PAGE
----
by Matteo Cossale, Rolf Clauberg, Andreas Doering, Ronald Luijten, Bruno Michel and Stephan Paredes

A prototype of the world’s first water-cooled 64-bit microserver, which is roughly the size of a smartphone, is part of the proposed IT roadmap for the Square Kilometer Array (SKA), an international consortium to build the world’s largest and most sensitive radio telescope.

When it goes live (by 2024), the Square Kilometer Array (SKA) will collect a deluge of radio signals from deep space. Every day thousands of antennas located in southern Africa and Australia will collectively gather 14 exabytes, and store one petabyte, of data. The SKA has been described as the ultimate Big Data challenge. To solve this unprecedented challenge, in 2012, ASTRON and IBM scientists launched ‘DOME’, an initial five-year, 35.9 million euro collaboration, named after the protective cover on telescopes and the famous Swiss mountain [1].

Microservers integrate an entire server motherboard in a single Server-on-a-Chip (SoC), excluding main memory, bootROM and power conversion circuits. This technology has evolved to a 64bit-processor able to run server-class operating systems (OSs).

The 64-bit microserver uses a T4240 PowerPC based chip from Freescale Semiconductor running Linux Fedora and IBM DB2. At 139 × 55 mm2 the microserver contains all of the essential functions of today’s servers, which are four to ten times larger in size.

  Memory Peak Memory Bandwidth Processing Speed Simultaneous Processing Threads
Microserver Card 139mmx55mmx7.6mm 48GB 43 GB/S 200 GFlops 24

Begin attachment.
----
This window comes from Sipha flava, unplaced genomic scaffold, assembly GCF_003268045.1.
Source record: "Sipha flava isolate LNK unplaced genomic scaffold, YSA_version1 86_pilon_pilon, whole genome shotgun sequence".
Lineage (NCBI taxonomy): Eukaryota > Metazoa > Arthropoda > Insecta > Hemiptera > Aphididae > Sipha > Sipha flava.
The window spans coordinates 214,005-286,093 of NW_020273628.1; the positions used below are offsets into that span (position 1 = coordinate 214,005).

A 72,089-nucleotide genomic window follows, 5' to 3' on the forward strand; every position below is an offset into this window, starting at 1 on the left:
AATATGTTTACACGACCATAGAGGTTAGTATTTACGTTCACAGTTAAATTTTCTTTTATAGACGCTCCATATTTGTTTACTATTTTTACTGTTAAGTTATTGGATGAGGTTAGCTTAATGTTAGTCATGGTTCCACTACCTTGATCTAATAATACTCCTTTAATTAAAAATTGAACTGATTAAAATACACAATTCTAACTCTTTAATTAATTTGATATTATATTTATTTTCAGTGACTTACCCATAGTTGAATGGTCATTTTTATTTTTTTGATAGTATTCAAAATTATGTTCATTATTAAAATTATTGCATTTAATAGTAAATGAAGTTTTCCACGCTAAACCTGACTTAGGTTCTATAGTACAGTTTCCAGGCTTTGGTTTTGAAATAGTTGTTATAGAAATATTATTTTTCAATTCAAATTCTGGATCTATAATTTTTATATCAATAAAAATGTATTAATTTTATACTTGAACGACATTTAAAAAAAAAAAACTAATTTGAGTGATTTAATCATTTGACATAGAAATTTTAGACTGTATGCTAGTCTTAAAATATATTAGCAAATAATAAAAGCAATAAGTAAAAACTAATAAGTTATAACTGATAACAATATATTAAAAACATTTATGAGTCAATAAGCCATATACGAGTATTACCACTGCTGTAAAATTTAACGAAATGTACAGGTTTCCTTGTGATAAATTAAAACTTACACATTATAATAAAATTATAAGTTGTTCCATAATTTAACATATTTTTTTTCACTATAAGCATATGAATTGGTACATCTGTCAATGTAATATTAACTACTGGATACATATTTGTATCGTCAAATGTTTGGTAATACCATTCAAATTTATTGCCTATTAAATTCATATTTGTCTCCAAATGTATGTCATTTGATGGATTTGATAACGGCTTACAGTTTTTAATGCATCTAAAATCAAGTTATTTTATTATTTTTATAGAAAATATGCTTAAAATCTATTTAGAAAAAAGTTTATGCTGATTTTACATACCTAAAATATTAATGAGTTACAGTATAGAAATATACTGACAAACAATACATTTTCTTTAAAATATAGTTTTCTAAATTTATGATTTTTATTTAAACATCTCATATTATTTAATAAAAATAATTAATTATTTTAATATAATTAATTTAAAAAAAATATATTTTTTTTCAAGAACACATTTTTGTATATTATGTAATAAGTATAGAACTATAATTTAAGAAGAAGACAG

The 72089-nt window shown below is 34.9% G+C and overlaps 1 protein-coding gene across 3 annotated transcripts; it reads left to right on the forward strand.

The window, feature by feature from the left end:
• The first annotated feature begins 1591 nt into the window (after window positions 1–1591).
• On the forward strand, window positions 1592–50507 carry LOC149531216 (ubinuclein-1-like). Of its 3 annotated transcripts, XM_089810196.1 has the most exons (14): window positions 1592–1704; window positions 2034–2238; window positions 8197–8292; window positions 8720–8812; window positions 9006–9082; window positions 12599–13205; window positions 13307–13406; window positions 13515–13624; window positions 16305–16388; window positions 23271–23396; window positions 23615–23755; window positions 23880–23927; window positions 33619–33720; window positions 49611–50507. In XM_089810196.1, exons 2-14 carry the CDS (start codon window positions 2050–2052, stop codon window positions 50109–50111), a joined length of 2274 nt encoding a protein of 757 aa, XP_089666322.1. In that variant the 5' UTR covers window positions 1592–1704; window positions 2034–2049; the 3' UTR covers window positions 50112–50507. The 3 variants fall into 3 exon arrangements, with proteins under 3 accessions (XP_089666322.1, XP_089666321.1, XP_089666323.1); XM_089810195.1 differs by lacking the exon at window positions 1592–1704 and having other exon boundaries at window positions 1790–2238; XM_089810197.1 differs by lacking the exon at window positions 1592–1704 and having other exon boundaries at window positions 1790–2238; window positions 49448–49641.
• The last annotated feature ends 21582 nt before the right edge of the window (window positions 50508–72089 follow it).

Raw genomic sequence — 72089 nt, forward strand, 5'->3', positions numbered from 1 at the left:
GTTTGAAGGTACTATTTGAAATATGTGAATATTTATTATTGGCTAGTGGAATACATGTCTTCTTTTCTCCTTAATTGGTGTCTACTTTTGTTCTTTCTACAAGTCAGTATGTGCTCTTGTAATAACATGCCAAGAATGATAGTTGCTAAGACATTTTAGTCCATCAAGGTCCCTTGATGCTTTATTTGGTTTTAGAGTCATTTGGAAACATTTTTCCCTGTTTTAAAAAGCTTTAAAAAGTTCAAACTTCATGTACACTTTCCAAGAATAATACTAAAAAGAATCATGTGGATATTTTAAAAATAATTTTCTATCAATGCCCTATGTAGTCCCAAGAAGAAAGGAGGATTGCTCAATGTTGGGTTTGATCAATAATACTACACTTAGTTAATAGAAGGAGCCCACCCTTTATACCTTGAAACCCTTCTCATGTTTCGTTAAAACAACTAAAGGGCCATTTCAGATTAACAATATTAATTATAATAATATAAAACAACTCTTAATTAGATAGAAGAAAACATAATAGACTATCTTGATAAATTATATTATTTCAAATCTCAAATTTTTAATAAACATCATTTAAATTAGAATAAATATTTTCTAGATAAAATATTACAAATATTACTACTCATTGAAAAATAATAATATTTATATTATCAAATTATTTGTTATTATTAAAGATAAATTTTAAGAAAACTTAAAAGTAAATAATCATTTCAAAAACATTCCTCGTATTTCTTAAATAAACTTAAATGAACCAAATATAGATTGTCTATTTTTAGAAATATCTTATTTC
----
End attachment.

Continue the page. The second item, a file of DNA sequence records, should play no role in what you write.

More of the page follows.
Drawer of 128 Microserver Cards 6 TB 5.5 TB/S 25.6 TFlops 3072

Table 1: Performance summary.

Figure 1: The Microserver.
Figure 1: The Microserver.

Figure 2: Cooling and power delivery for the microserver.  The coolant flow can be seen on each side of the figure.
Figure 2: Cooling and power delivery for the microserver. The coolant flow can be seen on each side of the figure.

Figure 3: Microserver cluster demonstrator. Cooling water is delivered to the stack of cards via the manifolds on the left- and right-hand sides.
Figure 3: Microserver cluster demonstrator. Cooling water is delivered to the stack of cards via the manifolds on the left- and right-hand sides.

Not only is the microserver compact, it is also very energy-efficient. One of its innovations is hot-water cooling, which keeps the chip’s operating temperature below 85 Co. The copper plate used to transfer heat from the chips to the hot-water flow also transports electrical power by means of a copper plate. The concept is based on the same technology IBM developed for the SuperMUC supercomputer located outside of Munich, Germany[2]. IBM scientists hope to keep each microserver operating between 35–40 watts including the system on a chip (SOC) — the current design is 40 watts.

Details of the design of the microserver were presented at the 2015 IEEE International Solid-State Circuits Conference [3].

Links:
http://www.research.ibm.com/labs/zurich/sto/bigdata_dome.html
http://www.research.ibm.com/labs/zurich/microserver/#fbid=84Tir8LUSrp

References:
[1] T. Engbersen: “A Radio Telescope of the Superlative”, ERCIM News, No. 92, January 2013, http://ercim-news.ercim.eu/en92/ri/a-radio-telescope-of-the-superlative
[2] G. Meijer, T. Brunschwiler, S. Paredes, and B. Michel: “Using Waste Heat from Data Centres to Minimize Carbon Dioxide Emission”, ERCIM News, No. 79, October, 2009.
http://ercim-news.ercim.eu/en79/special/using-waste-heat-from-data-centres-to-minimize-carbon-dioxide-emission
[3] R. Luijten, et al.: “Energy-Efficient Microserver Based on a 12-Core1.8 GHz 188K-CoreMark 28mm Bulk CMOS 64b SoC for Big-Data Applications with 159GB/s/L Memory Bandwidth System Density”, ISSCC 2015, Paper 4.4, Feb.2015.

Please contact:
Ronald Luijten
IBM Research Zurich, Switzerland
E-mail: This email address is being protected from spambots. You need JavaScript enabled to view it.

Next issue: October 2018
Special theme:
Digital Twins
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